Camp Fire becomes one of state’s worst: 6,700 structures lost; at least 9 dead
Butte County. On Friday, Pacific Gas & Electric Co. notified state regulators that one of its high-voltage power lines located near where the fire began had malfunctioned shortly before the first flames were reported Thursday morning.
Fueled by strong northeast winds and a parched landscape, the fire grew to 70,000 acres by midday Friday.
It forced tens of thousands of people in Paradise and surrounding towns to evacuate. Many of them spilled onto a four-lane road called Skyway – the main evacuation route out of Paradise – that quickly became jammed. Residents described sitting in traffic as flames on both sides of the road reached for their cars.
Faced with worsening gridlock, fire officials said they made a crucial decision to focus their energy on rescuing people stranded on the road, unable to move, rather than try to beat back the growing inferno.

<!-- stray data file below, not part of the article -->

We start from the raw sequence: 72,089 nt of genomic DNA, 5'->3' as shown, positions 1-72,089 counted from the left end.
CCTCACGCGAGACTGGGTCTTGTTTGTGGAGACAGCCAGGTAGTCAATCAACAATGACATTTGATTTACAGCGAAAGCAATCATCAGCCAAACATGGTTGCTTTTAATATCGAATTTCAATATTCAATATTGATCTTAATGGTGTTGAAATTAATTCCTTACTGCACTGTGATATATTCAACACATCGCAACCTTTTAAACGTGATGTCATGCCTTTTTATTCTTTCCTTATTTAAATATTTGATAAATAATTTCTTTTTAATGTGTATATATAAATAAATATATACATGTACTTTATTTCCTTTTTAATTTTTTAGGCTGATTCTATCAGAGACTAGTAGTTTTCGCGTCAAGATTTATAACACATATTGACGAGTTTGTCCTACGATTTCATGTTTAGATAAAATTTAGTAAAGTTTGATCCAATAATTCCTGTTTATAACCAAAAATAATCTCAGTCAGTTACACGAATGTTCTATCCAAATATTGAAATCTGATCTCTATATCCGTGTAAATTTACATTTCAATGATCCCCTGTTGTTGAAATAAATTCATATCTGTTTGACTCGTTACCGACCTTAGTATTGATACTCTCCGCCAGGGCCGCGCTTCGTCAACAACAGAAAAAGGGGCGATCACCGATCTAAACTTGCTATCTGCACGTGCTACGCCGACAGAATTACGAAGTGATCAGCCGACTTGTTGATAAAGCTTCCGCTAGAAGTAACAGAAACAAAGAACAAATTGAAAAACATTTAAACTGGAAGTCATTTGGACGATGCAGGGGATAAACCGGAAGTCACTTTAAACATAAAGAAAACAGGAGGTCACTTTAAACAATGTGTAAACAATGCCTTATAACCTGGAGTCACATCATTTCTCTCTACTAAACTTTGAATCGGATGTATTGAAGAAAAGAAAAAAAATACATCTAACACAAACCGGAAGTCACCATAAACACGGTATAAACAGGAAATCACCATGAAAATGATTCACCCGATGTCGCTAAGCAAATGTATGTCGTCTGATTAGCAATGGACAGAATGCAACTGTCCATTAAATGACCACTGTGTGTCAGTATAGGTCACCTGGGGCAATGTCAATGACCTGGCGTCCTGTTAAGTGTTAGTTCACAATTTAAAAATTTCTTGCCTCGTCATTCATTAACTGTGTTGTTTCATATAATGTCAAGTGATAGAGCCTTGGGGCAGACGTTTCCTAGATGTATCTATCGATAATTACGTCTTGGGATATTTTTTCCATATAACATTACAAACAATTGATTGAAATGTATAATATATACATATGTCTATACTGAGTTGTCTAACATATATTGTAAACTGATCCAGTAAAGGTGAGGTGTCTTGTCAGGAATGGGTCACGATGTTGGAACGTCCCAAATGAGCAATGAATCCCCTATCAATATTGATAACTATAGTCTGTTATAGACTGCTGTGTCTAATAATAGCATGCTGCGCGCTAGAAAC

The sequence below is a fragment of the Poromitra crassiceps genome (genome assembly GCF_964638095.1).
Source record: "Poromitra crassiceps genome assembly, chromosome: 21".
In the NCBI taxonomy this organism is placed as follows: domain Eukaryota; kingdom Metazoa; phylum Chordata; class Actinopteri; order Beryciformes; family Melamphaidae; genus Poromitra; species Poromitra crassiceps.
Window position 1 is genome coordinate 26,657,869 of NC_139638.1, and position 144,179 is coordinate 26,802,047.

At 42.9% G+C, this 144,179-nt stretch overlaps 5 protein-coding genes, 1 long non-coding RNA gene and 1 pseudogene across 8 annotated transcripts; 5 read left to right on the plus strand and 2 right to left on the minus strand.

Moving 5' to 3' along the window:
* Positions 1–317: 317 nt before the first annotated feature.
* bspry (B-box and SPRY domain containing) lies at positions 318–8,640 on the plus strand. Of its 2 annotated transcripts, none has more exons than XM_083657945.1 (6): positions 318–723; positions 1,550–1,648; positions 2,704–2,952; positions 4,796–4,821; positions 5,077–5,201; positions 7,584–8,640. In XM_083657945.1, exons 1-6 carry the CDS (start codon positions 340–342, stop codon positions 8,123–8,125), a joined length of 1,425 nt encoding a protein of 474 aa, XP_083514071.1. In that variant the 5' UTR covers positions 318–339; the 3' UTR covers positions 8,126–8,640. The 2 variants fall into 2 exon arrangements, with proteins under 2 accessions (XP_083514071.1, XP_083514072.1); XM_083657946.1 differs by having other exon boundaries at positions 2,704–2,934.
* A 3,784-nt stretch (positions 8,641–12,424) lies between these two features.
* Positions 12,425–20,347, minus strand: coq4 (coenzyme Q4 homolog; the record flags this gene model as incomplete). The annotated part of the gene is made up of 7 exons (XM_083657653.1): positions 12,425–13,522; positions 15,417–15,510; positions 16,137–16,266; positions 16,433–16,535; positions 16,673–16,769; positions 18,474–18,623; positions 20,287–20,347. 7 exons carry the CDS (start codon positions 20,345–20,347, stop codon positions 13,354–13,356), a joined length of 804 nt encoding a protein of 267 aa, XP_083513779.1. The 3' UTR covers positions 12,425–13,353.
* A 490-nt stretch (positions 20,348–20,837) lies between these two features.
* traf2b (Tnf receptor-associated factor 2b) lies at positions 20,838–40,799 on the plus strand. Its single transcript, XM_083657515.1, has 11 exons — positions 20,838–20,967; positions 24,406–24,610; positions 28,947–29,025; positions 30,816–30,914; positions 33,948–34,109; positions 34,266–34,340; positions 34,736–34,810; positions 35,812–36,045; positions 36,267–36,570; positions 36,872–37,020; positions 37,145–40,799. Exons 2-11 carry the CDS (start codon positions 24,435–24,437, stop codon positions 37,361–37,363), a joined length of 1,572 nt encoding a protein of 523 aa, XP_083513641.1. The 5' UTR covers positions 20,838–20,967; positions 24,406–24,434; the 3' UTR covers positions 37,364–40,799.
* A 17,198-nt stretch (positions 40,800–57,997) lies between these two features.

By Friday afternoon, it was only 5 percent contained.
The California Department of Forestry and Fire Protection said that a few thousand firefighters had been dispatched to battle the blaze. At least three had been injured.
Parts of Paradise were still burning Friday afternoon as law enforcement authorities and utility company workers began to survey the damage. Honea said conditions were too “unstable” for sheriff’s deputies to go door-to-door looking for survivors.
Though it was wellknown as a retirement community, the town was also home to about 12,000 families. It was a place of rolling hills dotted with tidy homes, dropped in the middle of a thick forest of pine and oak trees.
Paradise Vice Mayor Greg Bolin said that early reports from fire officials suggested that 80 percent to 90 percent of the town had burned. Bolin, who lost his home, said: “The town is gone.”
Firefighters’ assault on the Camp fire has, so far, prevented it from reaching Chico, home to about 90,000 people west of Paradise. Officials estimated that 15,000 homes and other buildings are still in the path of the fast-moving blaze.
“The magnitude of the destruction in Paradise and a year ago in Santa Rosa is such that it will take many years to recover,” said state Sen. Jim Nielsen, a Republican lawmaker who represents Paradise and toured the destruction Friday. “The sadness is that beyond all that, a lot of people who lost their homes will not be able to afford to return once the improvements are completed because the cost of new housing just keeps getting higher and higher.”